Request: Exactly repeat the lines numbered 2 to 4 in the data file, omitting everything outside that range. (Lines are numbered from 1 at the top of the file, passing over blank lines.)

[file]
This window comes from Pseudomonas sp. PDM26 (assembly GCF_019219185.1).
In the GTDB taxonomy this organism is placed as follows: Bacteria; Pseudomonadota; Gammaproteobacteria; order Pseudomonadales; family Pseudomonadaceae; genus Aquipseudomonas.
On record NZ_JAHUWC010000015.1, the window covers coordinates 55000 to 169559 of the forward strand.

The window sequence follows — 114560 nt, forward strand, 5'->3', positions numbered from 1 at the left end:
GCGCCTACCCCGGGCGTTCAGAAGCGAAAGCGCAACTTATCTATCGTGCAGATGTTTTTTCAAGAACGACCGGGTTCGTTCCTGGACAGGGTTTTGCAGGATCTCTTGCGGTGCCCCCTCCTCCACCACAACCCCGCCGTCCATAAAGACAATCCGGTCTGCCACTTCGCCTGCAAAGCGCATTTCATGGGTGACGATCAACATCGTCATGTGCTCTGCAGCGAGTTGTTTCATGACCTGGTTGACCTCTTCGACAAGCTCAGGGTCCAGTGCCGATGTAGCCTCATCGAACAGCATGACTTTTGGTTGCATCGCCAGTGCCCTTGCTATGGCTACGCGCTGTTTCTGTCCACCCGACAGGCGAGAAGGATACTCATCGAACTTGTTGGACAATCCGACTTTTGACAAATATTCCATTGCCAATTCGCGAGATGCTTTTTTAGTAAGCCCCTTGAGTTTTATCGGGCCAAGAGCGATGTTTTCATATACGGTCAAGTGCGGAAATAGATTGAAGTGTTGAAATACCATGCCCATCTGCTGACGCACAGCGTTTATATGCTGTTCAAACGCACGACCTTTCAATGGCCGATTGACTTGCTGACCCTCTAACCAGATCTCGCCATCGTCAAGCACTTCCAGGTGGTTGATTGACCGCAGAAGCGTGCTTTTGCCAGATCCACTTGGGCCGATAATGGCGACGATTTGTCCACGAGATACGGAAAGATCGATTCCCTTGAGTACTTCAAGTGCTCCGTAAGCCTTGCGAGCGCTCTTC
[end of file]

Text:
In the GTDB taxonomy this organism is placed as follows: Bacteria; Pseudomonadota; Gammaproteobacteria; order Pseudomonadales; family Pseudomonadaceae; genus Aquipseudomonas.
On record NZ_JAHUWC010000015.1, the window covers coordinates 55000 to 169559 of the forward strand.

The window sequence follows — 114560 nt, forward strand, 5'->3', positions numbered from 1 at the left end: